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had to throw off my jacket too, and finally my neck tie.
I was almost completely naked except my shirt and my underpants held up by a rubber band. While running I could hear the roaring sound of 2 Japanese military planes above my head. How I had missed that sound! But, for now, they offered me no help. I ran through the fields and mountains for about 4 hours and came across a large swamp with reeds. It must have been close to some village, as I could hear the sounds of copper gongs and the voices of the villagers. I went knee deep into the swamp and desperately searched for an exit but the reeds grew so thickly that I could see no way out. Finally, the sun began to set. The red sky reflected on the swamp. The first day was over.

I became keenly aware of just how blessed a life I had lived up to then. I did not want to die there. Eventually, I arrived in Beijing. Above all else, I thought to myself, I must stay alive. For the next 2 nights I slept in the field, struggling with extreme hunger and thirst, and on the 3rd day was captured in a village by about 300 East Hebei militia. I was twice sentenced to be executed, and I was deluged with bullets, but by grace of the heavens I was not hit by a single one and escaped. After 4 days and 3 nights wandering along the brink of death, I made it to Zhaoyang(朝陽)Gate of Beijing and was able to report my survival.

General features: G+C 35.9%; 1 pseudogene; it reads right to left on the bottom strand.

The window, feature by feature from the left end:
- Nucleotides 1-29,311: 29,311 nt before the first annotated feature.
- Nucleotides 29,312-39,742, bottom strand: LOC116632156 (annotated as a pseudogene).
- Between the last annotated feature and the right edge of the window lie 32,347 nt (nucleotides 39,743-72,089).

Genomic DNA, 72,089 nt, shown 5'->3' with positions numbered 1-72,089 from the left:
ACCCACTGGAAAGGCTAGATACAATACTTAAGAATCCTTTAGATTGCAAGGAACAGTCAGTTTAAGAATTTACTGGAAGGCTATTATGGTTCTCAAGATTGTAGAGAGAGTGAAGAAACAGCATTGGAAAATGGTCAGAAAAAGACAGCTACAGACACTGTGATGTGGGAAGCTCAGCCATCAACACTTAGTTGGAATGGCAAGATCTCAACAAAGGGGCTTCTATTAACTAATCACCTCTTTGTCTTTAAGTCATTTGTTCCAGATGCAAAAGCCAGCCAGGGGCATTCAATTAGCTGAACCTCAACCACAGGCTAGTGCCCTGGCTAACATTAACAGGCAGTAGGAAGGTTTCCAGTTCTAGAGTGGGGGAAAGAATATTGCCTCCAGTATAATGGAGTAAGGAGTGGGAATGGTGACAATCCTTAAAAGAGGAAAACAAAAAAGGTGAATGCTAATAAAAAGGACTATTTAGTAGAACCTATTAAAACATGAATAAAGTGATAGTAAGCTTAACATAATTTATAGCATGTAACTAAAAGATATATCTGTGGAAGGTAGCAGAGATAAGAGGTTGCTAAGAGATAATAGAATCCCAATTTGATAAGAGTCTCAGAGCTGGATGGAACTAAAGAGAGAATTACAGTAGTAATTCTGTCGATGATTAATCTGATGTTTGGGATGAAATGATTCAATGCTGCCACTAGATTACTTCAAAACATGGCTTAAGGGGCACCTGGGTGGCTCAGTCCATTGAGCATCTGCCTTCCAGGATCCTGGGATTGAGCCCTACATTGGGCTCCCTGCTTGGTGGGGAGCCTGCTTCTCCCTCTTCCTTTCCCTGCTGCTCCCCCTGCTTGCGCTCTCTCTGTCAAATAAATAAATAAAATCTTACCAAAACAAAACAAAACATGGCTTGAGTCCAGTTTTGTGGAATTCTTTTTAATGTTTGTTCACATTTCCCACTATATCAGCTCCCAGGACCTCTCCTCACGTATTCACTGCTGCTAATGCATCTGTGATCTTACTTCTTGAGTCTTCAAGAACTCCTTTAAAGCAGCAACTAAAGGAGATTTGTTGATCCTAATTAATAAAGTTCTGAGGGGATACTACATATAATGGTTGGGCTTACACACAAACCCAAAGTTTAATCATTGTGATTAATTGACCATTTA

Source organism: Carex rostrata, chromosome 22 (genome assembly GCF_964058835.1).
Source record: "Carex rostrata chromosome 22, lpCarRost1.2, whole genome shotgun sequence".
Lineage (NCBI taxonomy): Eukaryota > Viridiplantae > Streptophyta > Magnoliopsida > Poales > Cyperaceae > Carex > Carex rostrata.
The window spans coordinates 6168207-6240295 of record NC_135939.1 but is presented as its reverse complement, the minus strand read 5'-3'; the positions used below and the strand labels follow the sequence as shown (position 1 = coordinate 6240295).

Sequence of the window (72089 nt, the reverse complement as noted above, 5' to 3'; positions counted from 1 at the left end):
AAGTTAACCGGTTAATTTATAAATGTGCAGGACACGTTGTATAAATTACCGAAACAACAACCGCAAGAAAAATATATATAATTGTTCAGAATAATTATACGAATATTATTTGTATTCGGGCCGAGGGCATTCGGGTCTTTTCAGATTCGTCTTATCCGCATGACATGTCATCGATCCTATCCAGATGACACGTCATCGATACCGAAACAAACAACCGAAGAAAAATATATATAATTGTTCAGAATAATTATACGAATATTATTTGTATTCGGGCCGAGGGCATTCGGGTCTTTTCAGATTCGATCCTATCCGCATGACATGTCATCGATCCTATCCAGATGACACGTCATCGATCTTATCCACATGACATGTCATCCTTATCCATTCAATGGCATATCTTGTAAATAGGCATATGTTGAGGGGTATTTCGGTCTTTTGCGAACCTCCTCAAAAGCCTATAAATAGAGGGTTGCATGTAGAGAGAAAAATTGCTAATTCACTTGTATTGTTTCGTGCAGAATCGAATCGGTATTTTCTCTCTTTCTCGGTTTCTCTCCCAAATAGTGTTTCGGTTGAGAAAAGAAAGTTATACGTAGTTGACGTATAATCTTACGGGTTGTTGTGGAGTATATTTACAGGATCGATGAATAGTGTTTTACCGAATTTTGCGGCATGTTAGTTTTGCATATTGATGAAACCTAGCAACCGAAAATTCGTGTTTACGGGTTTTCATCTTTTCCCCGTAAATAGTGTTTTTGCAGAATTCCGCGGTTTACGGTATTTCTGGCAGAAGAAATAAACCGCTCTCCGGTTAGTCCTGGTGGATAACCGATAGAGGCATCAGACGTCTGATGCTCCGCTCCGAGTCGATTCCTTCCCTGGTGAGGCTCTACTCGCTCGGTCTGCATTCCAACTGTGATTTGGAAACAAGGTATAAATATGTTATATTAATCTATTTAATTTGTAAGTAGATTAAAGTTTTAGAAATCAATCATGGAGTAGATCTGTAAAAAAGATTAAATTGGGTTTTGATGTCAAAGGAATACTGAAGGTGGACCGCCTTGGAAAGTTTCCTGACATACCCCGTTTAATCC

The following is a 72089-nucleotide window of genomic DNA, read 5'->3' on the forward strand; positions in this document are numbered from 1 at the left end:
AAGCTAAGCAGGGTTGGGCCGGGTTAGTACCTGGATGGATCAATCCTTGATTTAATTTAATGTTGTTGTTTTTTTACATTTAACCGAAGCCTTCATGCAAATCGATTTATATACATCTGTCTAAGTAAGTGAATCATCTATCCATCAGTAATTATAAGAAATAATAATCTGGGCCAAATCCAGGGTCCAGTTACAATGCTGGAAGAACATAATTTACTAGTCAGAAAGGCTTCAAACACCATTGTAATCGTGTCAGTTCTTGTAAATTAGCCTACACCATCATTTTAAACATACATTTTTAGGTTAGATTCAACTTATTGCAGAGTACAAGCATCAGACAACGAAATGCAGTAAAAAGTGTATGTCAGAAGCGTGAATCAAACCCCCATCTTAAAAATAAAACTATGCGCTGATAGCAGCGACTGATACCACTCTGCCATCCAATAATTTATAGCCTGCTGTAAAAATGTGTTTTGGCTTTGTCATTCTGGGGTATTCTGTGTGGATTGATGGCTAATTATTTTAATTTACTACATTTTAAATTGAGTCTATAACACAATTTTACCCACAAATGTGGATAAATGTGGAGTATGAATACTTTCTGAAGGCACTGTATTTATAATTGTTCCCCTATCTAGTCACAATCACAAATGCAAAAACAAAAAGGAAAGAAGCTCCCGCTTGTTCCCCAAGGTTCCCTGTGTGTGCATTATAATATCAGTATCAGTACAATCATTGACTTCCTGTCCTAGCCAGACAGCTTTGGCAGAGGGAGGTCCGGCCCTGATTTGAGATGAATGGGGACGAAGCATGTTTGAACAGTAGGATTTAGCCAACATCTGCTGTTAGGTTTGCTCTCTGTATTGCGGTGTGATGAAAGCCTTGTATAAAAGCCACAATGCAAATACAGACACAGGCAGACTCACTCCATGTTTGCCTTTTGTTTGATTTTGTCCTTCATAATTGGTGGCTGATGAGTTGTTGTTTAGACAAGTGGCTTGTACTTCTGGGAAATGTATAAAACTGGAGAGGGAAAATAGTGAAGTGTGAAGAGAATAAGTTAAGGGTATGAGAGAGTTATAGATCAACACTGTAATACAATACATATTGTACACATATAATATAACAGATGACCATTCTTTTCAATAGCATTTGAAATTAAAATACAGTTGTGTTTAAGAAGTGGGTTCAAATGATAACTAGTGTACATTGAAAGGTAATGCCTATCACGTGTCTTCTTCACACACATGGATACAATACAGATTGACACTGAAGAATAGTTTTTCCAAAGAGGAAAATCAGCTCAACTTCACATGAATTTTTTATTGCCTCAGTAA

Journalists, military police, local police, and residents warmly welcomed me and helped to pull me up the walls of Zhaoyang Gate with rope. By some miracle, I had escaped from the very jaws of death.
On both of my arms, even now, I have dark scars from being tied up with a coarse rope during my second escape. Whenever I reflect back on the extreme hardships I endured, I feel grateful for the precious life I still have.
As I close this account of my ordeal, I offer my deepest prayers, again and again, to my many compatriots who met untimely deaths at the hands of the ruthless and vicious Chinese soldiers.